# Exam 1

September 7, 2017 | Author: ic10503 | Category: Algorithms, Students, Test (Assessment), Mathematical Problem Solving, Analysis

#### Description

COT 5405

Analysis of Algorithms

Spring 2004

On-Campus Exam #1 Name: __________________________________________ UFID: ____________ - ____________ E-mail: _________________________________________

Instructions: 1. Write neatly and legibly 2. While grading, not only your final answer but also your approach to the problem will be evaluated 3. You have to attempt only TWO problems. If you attempt more than two problems, we will grade ANY two problems of OUR choice 4. Each problem carries 10 points 5. Total time for the exam is 50 minutes 6. You are not allowed to use a calculator for this exam I have read carefully, and have understood the above instructions. On my honor, I have neither given nor received unauthorized aid on this examination. Signature: _____________________________________ Date: ____ (MM) / ____ (DD) / ___________ (YYYY)

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Question 1: Solve the recurrence relation without using Master’s theorem: N N T ( N ) = 2T   + 2  2  (log N )

Derive a Theta expression for T(N).

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Question 2: We have an array of sorted distinct numbers that is infinitely long. The first n numbers are fractions that are greater than 0 but less than 1. All the remaining elements are “1”s, and you are not given the value of n. You need to develop an algorithm to check if a user-given fraction F occurs in that array. Analyze the time complexity of your algorithm as a function of n. (An example for n=8) 1 0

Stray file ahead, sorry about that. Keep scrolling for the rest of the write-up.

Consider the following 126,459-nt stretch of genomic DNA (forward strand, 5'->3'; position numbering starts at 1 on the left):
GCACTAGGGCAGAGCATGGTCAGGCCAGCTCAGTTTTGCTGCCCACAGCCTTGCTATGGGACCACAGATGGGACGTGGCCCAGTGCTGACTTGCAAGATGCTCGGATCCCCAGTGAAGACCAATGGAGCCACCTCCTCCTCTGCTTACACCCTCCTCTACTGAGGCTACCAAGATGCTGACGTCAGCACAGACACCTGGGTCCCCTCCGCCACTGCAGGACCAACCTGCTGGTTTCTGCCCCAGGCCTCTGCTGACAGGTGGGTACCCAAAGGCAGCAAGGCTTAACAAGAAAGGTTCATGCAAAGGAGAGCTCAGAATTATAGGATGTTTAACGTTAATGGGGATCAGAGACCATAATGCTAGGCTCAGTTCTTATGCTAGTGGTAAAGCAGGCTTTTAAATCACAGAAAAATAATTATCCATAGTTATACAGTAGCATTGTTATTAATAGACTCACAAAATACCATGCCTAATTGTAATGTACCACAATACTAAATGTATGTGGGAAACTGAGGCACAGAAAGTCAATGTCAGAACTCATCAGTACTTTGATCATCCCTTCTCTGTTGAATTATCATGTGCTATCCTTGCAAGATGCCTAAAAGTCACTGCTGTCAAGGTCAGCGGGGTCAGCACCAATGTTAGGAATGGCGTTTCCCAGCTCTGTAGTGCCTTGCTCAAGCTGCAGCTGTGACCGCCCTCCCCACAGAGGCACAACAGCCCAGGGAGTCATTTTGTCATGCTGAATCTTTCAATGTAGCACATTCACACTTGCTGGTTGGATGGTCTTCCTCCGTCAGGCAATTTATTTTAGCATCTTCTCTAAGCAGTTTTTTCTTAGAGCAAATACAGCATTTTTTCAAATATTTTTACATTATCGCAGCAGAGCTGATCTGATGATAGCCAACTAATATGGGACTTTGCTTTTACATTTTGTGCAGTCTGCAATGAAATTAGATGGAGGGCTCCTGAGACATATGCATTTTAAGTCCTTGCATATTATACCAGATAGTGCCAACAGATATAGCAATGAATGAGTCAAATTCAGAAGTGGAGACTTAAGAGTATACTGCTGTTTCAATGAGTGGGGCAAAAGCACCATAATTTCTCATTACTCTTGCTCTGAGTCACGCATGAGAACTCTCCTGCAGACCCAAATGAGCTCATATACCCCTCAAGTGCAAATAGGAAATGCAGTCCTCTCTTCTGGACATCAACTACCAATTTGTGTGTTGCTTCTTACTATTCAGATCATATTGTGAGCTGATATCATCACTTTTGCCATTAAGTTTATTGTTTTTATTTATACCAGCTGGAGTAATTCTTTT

2 3 0.23 0.3

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Question 3: You are the TA for a class with an enrollment of n students. You have their final scores (unsorted), and you must assign them one of the G available grades (A, B, C etc.). The constraints are (assuming n is a multiple of G): Exactly (n/G) students get each grade (for example, if n = 30, and G = {A,B,C}, then exactly 10 students get A, 10 get B, and 10 get C) • A student with lower score doesn’t get a higher grade than a student with a higher score (however, they may get the same grade) Assuming that each student received a different score, derive an efficient algorithm and give its complexity in terms of n and G. Any algorithm that first sorts the scores will receive zero credit. •

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